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Deepfakes and the New Disinformation War

The Coming Age of Post-Truth Geopolitics

True lies: stills of a deepfake video of Barack Obama created by researchers in 2017 University of Washington

A picture may be worth a thousand words, but there is nothing that persuades quite like an audio or video recording of an event. At a time when partisans can barely agree on facts, such persuasiveness might seem as if it could bring a welcome clarity. Audio and video recordings allow people to become firsthand witnesses of an event, sparing them the need to decide whether to trust someone else’s account of it. And thanks to smartphones, which make it easy to capture audio and video content, and social media platforms, which allow that content to be shared and consumed, people today can rely on their own eyes and ears to an unprecedented degree.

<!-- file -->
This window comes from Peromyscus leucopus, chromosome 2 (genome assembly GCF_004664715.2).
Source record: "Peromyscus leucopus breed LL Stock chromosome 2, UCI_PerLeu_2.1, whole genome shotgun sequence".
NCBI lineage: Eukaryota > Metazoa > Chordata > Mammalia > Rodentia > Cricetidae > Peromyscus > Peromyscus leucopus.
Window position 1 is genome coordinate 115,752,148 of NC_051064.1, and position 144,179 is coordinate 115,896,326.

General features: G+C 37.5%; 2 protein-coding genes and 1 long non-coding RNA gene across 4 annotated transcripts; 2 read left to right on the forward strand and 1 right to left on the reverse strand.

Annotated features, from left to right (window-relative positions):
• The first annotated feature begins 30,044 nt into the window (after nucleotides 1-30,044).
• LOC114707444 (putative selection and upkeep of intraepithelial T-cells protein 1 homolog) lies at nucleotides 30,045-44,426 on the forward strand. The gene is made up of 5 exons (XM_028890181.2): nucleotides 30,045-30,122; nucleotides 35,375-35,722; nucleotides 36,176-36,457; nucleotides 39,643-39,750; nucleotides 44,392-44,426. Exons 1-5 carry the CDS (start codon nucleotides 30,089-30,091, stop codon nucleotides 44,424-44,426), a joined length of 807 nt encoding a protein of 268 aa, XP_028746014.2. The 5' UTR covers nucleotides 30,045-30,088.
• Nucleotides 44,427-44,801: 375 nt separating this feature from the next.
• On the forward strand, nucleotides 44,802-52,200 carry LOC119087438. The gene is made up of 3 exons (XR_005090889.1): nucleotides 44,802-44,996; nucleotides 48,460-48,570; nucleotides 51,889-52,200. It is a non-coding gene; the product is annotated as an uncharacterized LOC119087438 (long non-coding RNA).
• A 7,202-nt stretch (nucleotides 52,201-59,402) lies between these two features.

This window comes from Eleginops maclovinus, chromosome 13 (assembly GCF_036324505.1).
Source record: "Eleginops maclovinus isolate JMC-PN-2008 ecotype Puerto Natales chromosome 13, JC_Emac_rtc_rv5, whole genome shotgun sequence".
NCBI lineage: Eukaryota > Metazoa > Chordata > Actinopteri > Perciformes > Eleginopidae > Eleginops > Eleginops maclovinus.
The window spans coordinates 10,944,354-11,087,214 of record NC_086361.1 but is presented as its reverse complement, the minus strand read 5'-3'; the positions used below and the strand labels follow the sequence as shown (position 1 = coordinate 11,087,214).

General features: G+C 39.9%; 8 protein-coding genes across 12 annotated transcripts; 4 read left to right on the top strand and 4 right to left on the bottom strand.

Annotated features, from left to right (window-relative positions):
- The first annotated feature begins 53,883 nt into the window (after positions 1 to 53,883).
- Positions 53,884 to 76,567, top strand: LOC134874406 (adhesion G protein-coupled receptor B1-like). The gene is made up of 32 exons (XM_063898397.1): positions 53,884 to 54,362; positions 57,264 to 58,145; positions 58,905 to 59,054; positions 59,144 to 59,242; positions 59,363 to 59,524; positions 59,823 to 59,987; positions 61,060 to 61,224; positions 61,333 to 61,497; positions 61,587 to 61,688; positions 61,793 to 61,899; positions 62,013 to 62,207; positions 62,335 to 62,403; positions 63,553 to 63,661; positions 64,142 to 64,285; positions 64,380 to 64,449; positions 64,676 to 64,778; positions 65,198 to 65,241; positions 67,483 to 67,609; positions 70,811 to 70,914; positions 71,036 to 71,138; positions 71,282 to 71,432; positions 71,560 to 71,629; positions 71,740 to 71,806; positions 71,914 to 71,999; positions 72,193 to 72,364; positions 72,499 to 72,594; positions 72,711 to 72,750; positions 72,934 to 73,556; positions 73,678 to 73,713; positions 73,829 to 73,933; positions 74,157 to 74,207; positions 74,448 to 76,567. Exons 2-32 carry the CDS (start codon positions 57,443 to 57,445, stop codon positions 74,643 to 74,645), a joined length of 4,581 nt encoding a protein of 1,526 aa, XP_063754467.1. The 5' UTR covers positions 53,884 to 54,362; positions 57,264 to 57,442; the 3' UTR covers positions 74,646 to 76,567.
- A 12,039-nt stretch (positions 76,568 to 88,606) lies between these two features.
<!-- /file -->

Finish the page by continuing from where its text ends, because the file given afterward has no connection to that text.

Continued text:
Therein lies a great danger. Imagine a video depicting the Israeli prime minister in private conversation with a colleague, seemingly revealing a plan to carry out a series of political assassinations in Tehran. Or an

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